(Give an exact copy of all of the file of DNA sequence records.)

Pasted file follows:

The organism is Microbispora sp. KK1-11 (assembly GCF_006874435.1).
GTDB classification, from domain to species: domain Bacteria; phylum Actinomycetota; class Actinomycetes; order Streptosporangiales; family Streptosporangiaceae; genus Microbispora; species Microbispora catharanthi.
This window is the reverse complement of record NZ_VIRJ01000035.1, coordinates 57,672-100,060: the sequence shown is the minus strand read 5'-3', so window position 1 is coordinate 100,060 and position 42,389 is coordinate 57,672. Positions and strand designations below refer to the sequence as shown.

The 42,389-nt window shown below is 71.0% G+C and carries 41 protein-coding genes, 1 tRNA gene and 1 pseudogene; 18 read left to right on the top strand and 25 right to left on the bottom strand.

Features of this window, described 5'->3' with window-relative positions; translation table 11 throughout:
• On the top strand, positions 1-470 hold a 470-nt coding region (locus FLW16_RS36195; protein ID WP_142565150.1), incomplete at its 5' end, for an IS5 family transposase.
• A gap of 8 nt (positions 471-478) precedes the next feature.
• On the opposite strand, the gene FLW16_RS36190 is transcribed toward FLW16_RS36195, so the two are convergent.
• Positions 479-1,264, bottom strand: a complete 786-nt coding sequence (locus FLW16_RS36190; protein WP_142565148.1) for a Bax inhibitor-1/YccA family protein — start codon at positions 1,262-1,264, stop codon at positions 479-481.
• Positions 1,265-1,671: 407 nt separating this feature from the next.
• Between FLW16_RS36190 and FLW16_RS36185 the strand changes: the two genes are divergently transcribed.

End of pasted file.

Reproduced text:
The organism is Microbispora sp. KK1-11 (assembly GCF_006874435.1).
GTDB classification, from domain to species: domain Bacteria; phylum Actinomycetota; class Actinomycetes; order Streptosporangiales; family Streptosporangiaceae; genus Microbispora; species Microbispora catharanthi.
This window is the reverse complement of record NZ_VIRJ01000035.1, coordinates 57,672-100,060: the sequence shown is the minus strand read 5'-3', so window position 1 is coordinate 100,060 and position 42,389 is coordinate 57,672. Positions and strand designations below refer to the sequence as shown.

The 42,389-nt window shown below is 71.0% G+C and carries 41 protein-coding genes, 1 tRNA gene and 1 pseudogene; 18 read left to right on the top strand and 25 right to left on the bottom strand.

Features of this window, described 5'->3' with window-relative positions; translation table 11 throughout:
• On the top strand, positions 1-470 hold a 470-nt coding region (locus FLW16_RS36195; protein ID WP_142565150.1), incomplete at its 5' end, for an IS5 family transposase.
• A gap of 8 nt (positions 471-478) precedes the next feature.
• On the opposite strand, the gene FLW16_RS36190 is transcribed toward FLW16_RS36195, so the two are convergent.
• Positions 479-1,264, bottom strand: a complete 786-nt coding sequence (locus FLW16_RS36190; protein WP_142565148.1) for a Bax inhibitor-1/YccA family protein — start codon at positions 1,262-1,264, stop codon at positions 479-481.
• Positions 1,265-1,671: 407 nt separating this feature from the next.
• Between FLW16_RS36190 and FLW16_RS36185 the strand changes: the two genes are divergently transcribed.